I had a browse through the winners gallery and this photo stood out for me:


It doesn’t make the same impression when it’s so small but it’s well worth a closer look.  I just loved the clarity of the colours and the simplicity.  Many of the other winners focus on current affairs such as natural disasters.  The photos are amazing and they really do bring home the plight of the people involved and the reality of the situation they’re living with; but I probably wouldn’t want a copy on my wall.  I can appreciate the truth of the images but I think I’d rather look at something beautiful.

I went on to Google today and I noticed a new link, actually I’m not sure how new it is but I’d never noticed it before!  It said, “Museums of the World – now introducing the Art Project, powered by Google“.  So I clicked on the link to see what it was, and I’m loving it.  You can choose a museum take a tour around various rooms or look at specific paintings.  For example, I chose the Van Gogh Museum in Amsterdam and it opened in the Arles room, as you can see below.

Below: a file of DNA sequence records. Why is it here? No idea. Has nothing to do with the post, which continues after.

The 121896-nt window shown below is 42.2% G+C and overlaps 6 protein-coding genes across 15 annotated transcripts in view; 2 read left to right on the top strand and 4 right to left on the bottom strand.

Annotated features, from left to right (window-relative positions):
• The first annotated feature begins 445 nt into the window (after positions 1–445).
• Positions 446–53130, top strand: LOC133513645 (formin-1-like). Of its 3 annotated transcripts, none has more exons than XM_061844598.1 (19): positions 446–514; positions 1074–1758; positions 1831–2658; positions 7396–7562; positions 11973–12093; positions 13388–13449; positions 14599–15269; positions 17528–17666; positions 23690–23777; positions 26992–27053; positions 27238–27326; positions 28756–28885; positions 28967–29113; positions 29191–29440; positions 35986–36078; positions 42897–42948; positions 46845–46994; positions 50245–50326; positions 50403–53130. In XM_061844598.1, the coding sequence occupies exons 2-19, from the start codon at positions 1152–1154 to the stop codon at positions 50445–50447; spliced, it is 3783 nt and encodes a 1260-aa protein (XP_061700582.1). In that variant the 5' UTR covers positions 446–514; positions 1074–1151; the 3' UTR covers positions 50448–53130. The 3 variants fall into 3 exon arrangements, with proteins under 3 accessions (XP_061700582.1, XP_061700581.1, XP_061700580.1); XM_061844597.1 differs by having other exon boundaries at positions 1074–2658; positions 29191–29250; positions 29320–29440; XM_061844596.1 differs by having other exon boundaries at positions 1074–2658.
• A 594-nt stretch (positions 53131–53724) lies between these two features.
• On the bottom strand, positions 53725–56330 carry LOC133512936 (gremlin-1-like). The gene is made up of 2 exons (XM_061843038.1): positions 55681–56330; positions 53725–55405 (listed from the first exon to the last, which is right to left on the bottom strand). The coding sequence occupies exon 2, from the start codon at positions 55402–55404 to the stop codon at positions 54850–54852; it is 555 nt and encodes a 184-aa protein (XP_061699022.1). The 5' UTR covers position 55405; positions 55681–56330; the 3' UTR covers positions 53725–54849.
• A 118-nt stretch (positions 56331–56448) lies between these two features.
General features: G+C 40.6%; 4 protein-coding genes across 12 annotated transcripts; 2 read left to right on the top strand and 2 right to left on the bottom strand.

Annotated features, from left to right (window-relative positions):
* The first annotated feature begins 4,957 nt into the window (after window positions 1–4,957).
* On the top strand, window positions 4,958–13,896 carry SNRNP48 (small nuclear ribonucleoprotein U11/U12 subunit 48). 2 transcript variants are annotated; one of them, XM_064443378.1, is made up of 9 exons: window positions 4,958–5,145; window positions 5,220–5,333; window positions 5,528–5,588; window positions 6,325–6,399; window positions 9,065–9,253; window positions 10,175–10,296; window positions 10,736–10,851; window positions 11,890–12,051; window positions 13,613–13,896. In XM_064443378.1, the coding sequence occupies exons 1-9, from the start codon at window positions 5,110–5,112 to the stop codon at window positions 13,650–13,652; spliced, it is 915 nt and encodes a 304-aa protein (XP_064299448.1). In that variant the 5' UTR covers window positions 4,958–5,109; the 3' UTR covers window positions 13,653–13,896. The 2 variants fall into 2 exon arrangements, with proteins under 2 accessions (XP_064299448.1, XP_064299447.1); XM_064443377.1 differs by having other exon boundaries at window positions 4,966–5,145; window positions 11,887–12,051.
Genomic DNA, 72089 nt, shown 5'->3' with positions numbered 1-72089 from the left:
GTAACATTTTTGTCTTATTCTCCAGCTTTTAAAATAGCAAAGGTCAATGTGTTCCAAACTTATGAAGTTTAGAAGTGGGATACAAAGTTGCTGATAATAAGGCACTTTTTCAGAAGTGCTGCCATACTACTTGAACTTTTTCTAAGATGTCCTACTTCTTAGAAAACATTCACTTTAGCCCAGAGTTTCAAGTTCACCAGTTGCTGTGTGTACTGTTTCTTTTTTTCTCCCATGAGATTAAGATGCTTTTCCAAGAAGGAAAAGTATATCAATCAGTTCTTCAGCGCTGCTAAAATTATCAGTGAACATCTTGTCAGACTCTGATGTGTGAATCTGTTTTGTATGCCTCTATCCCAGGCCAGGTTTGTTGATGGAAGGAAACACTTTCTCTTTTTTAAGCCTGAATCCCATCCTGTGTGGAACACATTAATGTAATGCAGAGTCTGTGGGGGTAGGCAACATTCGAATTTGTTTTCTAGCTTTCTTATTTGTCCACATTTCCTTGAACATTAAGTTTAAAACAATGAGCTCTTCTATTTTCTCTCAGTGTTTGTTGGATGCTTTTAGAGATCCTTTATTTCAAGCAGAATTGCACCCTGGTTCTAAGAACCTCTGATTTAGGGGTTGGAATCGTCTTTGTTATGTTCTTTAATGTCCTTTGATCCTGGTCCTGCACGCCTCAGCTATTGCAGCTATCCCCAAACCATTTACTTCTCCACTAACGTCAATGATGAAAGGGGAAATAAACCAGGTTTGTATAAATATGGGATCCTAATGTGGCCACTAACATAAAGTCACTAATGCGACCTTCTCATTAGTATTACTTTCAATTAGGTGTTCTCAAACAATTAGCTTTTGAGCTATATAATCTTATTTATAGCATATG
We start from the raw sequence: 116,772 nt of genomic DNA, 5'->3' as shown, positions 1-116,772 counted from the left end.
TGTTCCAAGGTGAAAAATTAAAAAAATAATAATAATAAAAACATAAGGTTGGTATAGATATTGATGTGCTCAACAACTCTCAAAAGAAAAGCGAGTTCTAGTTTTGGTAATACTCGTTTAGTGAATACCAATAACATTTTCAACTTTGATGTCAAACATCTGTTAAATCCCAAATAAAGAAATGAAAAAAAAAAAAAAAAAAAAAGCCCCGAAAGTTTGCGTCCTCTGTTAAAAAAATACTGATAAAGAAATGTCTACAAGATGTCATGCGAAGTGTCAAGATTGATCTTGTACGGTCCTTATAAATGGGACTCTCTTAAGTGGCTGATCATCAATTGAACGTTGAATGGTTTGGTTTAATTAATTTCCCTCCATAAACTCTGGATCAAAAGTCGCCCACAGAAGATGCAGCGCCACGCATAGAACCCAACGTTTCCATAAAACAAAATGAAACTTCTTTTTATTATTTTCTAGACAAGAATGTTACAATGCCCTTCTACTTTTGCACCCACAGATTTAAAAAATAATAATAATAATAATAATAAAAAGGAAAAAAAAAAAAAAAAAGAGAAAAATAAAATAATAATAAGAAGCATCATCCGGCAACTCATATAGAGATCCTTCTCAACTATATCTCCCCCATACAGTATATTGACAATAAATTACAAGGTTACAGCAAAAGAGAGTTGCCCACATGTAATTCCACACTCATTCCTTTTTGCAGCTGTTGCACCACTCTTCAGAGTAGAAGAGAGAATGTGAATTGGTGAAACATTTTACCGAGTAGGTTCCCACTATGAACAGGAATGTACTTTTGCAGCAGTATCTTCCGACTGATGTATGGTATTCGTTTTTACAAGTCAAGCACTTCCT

So I took a little look around and then I decided to look more closely at a few of the paintings and when you select an individual painting you get more information and history via the viewing notes.  One of the paintings I chose was the Seascape near Les Saintes-Maries-de-la-Mer, I love the use of colour and the texture of this work.  It’s as if I can feel the spray from the sea and smell the salt in the air.